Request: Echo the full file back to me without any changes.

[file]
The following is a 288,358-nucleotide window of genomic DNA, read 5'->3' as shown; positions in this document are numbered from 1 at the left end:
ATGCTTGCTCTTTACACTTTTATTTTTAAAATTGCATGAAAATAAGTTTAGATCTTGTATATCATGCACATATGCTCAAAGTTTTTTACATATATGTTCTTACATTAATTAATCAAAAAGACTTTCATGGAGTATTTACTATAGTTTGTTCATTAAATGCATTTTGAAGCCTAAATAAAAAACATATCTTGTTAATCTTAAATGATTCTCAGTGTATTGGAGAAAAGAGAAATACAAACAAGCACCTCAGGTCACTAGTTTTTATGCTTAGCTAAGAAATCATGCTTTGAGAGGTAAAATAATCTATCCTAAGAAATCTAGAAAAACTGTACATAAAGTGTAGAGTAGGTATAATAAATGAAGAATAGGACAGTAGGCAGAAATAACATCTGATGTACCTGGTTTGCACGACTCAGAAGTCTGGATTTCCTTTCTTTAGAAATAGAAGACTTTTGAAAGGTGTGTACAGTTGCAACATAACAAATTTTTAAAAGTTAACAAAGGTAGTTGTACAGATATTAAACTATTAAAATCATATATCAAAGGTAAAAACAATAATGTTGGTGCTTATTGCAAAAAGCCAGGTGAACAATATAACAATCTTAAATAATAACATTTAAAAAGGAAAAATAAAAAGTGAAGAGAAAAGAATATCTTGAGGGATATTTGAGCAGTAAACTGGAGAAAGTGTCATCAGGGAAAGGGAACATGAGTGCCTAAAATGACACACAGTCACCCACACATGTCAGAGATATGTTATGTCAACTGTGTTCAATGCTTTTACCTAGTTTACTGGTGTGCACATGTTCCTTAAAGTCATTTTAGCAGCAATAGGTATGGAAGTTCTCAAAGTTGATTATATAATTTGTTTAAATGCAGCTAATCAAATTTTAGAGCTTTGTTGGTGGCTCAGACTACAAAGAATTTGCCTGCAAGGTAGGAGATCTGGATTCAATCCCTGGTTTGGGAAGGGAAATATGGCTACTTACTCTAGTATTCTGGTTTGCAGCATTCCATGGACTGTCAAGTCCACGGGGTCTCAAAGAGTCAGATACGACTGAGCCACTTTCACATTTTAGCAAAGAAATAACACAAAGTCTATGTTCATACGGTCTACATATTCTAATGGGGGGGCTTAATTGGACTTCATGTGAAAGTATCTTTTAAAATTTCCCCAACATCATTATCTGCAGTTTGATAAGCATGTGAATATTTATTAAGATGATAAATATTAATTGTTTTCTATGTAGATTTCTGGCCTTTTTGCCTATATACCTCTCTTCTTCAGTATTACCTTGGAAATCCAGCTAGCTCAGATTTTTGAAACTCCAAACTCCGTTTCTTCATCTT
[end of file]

The following is a 288,358-nucleotide window of genomic DNA, read 5'->3' as shown; positions in this document are numbered from 1 at the left end:
ATGCTTGCTCTTTACACTTTTATTTTTAAAATTGCATGAAAATAAGTTTAGATCTTGTATATCATGCACATATGCTCAAAGTTTTTTACATATATGTTCTTACATTAATTAATCAAAAAGACTTTCATGGAGTATTTACTATAGTTTGTTCATTAAATGCATTTTGAAGCCTAAATAAAAAACATATCTTGTTAATCTTAAATGATTCTCAGTGTATTGGAGAAAAGAGAAATACAAACAAGCACCTCAGGTCACTAGTTTTTATGCTTAGCTAAGAAATCATGCTTTGAGAGGTAAAATAATCTATCCTAAGAAATCTAGAAAAACTGTACATAAAGTGTAGAGTAGGTATAATAAATGAAGAATAGGACAGTAGGCAGAAATAACATCTGATGTACCTGGTTTGCACGACTCAGAAGTCTGGATTTCCTTTCTTTAGAAATAGAAGACTTTTGAAAGGTGTGTACAGTTGCAACATAACAAATTTTTAAAAGTTAACAAAGGTAGTTGTACAGATATTAAACTATTAAAATCATATATCAAAGGTAAAAACAATAATGTTGGTGCTTATTGCAAAAAGCCAGGTGAACAATATAACAATCTTAAATAATAACATTTAAAAAGGAAAAATAAAAAGTGAAGAGAAAAGAATATCTTGAGGGATATTTGAGCAGTAAACTGGAGAAAGTGTCATCAGGGAAAGGGAACATGAGTGCCTAAAATGACACACAGTCACCCACACATGTCAGAGATATGTTATGTCAACTGTGTTCAATGCTTTTACCTAGTTTACTGGTGTGCACATGTTCCTTAAAGTCATTTTAGCAGCAATAGGTATGGAAGTTCTCAAAGTTGATTATATAATTTGTTTAAATGCAGCTAATCAAATTTTAGAGCTTTGTTGGTGGCTCAGACTACAAAGAATTTGCCTGCAAGGTAGGAGATCTGGATTCAATCCCTGGTTTGGGAAGGGAAATATGGCTACTTACTCTAGTATTCTGGTTTGCAGCATTCCATGGACTGTCAAGTCCACGGGGTCTCAAAGAGTCAGATACGACTGAGCCACTTTCACATTTTAGCAAAGAAATAACACAAAGTCTATGTTCATACGGTCTACATATTCTAATGGGGGGGCTTAATTGGACTTCATGTGAAAGTATCTTTTAAAATTTCCCCAACATCATTATCTGCAGTTTGATAAGCATGTGAATATTTATTAAGATGATAAATATTAATTGTTTTCTATGTAGATTTCTGGCCTTTTTGCCTATATACCTCTCTTCTTCAGTATTACCTTGGAAATCCAGCTAGCTCAGATTTTTGAAACTCCAAACTCCGTTTCTTCATCTT